Question of the Week


We’re trying to move to a paperless office.  Do we need to retain paper copies of signed contracts?


The federal government and many states have adopted the Uniform Photographic Copies of Business and Public Records as Evidence Act.  The federal version of this law says that if an organization, in the regular course of business, makes a copy which “accurately reproduces” the original, then “the original may be destroyed in the regular course of business unless its preservation is required by law.  Such reproduction, when satisfactorily identified, is as admissible in evidence as the original itself in any judicial or administrative proceeding whether the original is in existence or not….”  28 U.S.C. §1732.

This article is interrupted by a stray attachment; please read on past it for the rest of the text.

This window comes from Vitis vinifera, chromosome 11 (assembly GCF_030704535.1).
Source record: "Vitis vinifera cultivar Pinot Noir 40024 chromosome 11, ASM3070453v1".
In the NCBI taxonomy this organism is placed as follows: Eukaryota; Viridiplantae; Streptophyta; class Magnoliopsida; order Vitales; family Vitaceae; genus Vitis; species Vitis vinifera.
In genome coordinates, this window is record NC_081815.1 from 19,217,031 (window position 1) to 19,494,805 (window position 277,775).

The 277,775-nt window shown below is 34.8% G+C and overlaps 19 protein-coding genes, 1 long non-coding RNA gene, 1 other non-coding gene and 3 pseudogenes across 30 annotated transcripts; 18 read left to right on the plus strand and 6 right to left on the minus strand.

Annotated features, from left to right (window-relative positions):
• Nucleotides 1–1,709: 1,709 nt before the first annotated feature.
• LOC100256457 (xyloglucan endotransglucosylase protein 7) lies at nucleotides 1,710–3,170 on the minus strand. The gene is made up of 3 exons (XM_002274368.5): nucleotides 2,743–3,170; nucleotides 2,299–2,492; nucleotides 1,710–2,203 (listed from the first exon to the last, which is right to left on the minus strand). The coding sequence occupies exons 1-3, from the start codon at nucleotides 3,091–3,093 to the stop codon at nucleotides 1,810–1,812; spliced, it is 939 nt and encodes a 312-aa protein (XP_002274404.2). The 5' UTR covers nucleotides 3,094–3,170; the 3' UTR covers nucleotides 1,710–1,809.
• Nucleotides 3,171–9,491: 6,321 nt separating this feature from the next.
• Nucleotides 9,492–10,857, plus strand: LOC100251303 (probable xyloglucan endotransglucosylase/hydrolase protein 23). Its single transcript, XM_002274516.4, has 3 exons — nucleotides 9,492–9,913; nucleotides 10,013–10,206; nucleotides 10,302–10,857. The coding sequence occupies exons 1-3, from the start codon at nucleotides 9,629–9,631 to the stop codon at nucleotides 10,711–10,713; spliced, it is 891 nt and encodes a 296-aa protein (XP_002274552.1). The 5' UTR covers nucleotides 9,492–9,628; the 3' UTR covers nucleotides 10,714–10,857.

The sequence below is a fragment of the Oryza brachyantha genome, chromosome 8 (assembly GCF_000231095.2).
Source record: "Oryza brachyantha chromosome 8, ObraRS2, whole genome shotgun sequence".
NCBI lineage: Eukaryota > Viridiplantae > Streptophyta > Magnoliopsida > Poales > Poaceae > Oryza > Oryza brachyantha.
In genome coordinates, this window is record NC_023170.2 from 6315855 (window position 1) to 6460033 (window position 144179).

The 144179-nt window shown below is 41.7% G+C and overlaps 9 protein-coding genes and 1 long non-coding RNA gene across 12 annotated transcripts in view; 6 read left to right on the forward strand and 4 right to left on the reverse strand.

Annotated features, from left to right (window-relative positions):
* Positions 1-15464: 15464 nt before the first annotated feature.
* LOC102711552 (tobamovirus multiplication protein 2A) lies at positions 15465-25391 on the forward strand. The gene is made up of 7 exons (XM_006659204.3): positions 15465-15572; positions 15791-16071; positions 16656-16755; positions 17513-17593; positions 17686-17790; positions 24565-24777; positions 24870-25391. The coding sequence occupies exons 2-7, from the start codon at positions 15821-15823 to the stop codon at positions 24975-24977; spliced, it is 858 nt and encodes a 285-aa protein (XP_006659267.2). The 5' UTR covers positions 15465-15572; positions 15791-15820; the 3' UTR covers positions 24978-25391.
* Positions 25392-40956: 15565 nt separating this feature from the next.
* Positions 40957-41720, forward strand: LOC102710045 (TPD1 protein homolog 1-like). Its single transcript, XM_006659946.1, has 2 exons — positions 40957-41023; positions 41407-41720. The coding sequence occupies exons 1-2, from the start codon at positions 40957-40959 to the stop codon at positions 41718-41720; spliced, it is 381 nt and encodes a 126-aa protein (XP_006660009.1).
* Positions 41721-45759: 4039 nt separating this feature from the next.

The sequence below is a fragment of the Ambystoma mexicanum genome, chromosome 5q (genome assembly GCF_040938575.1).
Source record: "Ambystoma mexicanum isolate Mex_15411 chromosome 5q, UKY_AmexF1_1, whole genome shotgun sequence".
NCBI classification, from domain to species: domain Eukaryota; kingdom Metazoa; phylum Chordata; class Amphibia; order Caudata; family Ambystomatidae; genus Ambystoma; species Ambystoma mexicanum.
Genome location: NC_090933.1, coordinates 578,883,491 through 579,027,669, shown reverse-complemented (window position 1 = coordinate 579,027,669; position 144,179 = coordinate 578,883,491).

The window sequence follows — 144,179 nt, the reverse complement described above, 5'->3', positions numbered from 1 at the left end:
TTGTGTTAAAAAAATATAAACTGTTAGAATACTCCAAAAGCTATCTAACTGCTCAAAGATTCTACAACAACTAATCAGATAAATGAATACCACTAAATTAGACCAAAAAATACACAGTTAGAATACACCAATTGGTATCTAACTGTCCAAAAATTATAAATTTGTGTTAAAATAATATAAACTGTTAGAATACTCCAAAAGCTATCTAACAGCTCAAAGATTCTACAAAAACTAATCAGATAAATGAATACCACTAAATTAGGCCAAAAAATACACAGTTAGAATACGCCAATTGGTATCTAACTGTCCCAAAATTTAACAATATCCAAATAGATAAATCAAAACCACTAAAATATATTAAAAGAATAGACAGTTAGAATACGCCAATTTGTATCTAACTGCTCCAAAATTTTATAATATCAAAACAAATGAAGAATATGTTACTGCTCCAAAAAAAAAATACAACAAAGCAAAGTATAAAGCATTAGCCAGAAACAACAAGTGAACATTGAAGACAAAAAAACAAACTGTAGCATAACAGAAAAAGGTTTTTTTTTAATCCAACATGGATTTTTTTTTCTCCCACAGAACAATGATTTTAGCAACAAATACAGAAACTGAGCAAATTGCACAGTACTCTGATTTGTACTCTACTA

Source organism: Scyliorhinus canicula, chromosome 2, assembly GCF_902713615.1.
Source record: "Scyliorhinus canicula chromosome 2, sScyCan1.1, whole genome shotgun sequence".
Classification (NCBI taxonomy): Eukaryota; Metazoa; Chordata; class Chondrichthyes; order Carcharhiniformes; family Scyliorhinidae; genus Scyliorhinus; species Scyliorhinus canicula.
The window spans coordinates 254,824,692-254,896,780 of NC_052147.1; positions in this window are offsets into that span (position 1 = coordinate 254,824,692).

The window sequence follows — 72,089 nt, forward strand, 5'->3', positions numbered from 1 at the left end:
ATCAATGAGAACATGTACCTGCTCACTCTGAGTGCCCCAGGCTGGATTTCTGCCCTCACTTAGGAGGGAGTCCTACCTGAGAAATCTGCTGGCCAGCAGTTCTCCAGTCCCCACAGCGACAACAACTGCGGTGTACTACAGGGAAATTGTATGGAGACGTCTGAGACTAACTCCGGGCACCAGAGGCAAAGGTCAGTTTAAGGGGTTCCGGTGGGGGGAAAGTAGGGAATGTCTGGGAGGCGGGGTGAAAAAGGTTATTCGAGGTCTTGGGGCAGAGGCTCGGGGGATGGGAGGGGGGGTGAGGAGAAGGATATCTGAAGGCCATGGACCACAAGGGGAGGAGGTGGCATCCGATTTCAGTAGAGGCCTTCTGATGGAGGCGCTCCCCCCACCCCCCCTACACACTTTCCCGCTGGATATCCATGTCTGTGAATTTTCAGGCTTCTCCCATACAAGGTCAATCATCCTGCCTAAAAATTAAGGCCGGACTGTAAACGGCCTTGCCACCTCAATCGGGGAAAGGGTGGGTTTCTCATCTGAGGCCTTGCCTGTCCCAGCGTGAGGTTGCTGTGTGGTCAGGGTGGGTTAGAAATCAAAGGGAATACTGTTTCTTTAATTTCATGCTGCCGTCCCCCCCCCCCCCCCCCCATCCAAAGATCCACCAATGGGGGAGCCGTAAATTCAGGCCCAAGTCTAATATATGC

Thus, you have to check state law to see if the Uniform act has been adopted.  If your state has adopted the Uniform act or a similar act, and if there is no state law that requires you to retain signed originals of certain business records, then you may convert signed contracts to electronic form and dispose of the paper copy.  Of course, to be on the safe side, it would be a good idea to retain paper copies of particularly important documents, such as the organization’s Articles of Incorporation, merger agreements, high-dollar contracts, and so on.